The majority of state gas tax revenues as well as matching federal transportation funds are spent by the state DOT. DOT leadership is comprised of the Secretary of Transportation, appointed by the governor, and the eight-member DOT commission, all but one of whom are elected by the state legislative delegations of each of South Carolina’s seven federal Congressional districts.
STIB funds are bonded out and spent by the STIB board comprised of seven directors: two members appointed by the governor, the chairman of the DOT Commission, two members appointed by the Senate President Pro Tem, and two members appointed by the House Speaker.
C Funds are distributed to the state’s 46 counties using a three-part formula. County transportation committees (CTC’s) are the authorities who determine how these distributed C-funds are spent, but state law stipulates that counties spend at least 25 percent of their allocation of C-funds on state-owned roads. Contrary to what might be assumed, CTC members are not selected at the county government level, but are appointed by the legislative delegations of each county.
In short, the legislature. To be more specific, most of South Carolina’s transportation authorities are accountable to only a few powerful legislative leaders.
The nominal head of the Department of Transportation is the Secretary of Transportation, appointed by the governor. In reality, though, the DOT secretary is a largely administrative position tasked with carrying out the policy of the true DOT authority, the DOT commission. Seven of the DOT commission’s eight members are elected by the state legislative delegations of South Carolina’s seven federal Congressional districts, and the one remaining member is appointed by the governor. However, in order for any candidate to be eligible for election to the DOT commission, he or she must first be screened and approved by the Joint Transportation Review Committee (JTRC).
The JTRC is a ten-member board composed entirely of legislators and legislative appointees, including: the chairman of the Senate Finance Committee, the chairman of the Senate Judiciary Committee, the chairman of the Senate Transportation Committee, two members appointed by the Senate President Pro Tempore, the chairman of the House Ways and Means Committee, the chairman of the House Education and Public Works Committee, and three members appointed by the Speaker of the House.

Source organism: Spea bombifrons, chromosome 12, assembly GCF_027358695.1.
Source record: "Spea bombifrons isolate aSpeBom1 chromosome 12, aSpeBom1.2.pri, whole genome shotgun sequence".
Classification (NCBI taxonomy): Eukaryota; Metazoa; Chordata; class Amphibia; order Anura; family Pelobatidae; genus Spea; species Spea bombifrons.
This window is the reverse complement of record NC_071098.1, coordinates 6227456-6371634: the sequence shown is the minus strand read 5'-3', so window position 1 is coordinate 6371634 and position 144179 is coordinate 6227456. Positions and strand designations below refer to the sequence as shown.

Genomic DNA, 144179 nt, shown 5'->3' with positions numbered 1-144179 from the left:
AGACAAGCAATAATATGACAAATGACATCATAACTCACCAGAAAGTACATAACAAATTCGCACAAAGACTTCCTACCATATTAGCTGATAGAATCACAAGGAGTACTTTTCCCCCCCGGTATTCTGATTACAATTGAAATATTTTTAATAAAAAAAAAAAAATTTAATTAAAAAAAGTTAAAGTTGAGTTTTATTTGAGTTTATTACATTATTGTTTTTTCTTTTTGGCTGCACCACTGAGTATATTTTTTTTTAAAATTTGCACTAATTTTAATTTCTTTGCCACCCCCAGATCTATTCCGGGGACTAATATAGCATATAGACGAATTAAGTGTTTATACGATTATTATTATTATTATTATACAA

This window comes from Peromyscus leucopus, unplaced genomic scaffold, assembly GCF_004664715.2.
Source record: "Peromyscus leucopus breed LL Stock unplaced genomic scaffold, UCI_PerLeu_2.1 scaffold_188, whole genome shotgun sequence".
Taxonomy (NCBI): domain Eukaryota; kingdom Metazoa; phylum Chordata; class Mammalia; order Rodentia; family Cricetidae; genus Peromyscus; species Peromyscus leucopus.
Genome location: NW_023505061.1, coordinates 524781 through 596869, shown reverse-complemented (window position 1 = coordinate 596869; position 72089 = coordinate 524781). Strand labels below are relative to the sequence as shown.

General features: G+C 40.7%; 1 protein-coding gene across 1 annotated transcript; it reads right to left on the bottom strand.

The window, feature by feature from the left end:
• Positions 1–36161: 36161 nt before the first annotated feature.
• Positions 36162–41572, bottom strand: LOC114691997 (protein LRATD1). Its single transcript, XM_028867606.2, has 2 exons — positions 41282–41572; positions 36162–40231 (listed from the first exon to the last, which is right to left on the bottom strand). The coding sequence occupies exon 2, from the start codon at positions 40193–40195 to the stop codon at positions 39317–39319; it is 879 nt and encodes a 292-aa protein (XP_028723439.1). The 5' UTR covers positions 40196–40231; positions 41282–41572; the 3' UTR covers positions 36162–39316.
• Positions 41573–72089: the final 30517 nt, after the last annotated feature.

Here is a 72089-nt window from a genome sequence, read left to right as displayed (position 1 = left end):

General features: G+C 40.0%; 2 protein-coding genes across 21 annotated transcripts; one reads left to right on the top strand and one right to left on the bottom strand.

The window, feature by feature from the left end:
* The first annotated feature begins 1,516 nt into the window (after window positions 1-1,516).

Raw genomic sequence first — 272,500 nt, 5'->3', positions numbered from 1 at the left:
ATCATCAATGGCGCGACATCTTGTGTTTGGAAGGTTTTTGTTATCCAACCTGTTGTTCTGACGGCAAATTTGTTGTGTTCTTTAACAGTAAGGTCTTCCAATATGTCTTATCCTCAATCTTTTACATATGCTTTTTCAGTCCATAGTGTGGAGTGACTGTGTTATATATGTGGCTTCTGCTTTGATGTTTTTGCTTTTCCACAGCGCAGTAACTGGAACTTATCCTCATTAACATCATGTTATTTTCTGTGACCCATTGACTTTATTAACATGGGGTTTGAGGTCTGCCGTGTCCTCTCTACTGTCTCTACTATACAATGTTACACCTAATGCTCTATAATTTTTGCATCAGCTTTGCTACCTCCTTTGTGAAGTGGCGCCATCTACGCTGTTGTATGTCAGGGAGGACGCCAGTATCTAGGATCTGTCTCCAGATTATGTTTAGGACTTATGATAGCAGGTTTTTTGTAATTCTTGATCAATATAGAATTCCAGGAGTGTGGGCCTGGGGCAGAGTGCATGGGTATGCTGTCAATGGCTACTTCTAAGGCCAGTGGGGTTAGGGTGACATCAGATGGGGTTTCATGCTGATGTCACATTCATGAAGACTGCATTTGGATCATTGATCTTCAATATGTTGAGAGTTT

The House Speaker and Senate President Pro Tem, then, directly control half the appointments to the board that has the final say on whether any individual is even eligible to serve on the DOT Commission. In fact, today the two men who occupy these offices actually control six of the ten positions on the JTRC because the current Senate President Pro Tem Hugh Leatherman (R-Florence) is also the chairman of the Senate Finance Committee. The Speaker also indirectly controls two more of the appointments (the Education and Public Works chairman and Ways and Means chairmen) by virtue of his power to appoint committee memberships. In addition to nominating all DOT Commission candidates who are to be legislatively elected, the JTRC must approve the governor’s one appointment to the JTRC before he or she can be confirmed in his position.
To summarize, the DOT leadership is broadly accountable to legislative delegations, and more specifically accountable to the House Speaker and Senate President Pro Tem.
The State Transportation Infrastructure Bank, or STIB, is controlled by the seven-member STIB board. The members are appointed by a combination of the governor and legislative leadership. As with the DOT commission, the STIB board is primarily accountable to the House Speaker and Senate President Pro Tem. These two control more than half of the appointments to the board. Senate President Pro Tem Hugh Leatherman also serves on the STIB board.
The exact membership of different CTCs vary but in all cases the members are chosen by the legislative delegation of the county. CTC members owe their positions to, and are accountable to, a handful of state level legislators. CTCs are also accountable to the legislatively-controlled DOT as their countywide and regional transportation plans must be approved by the DOT.
Taken together, the most influential transportation authorities in South Carolina are all accountable to a small number of legislators, particularly the House Speaker and Senate President Pro Tem, who in turn are accountable only to the small number of citizens that make up their electoral district.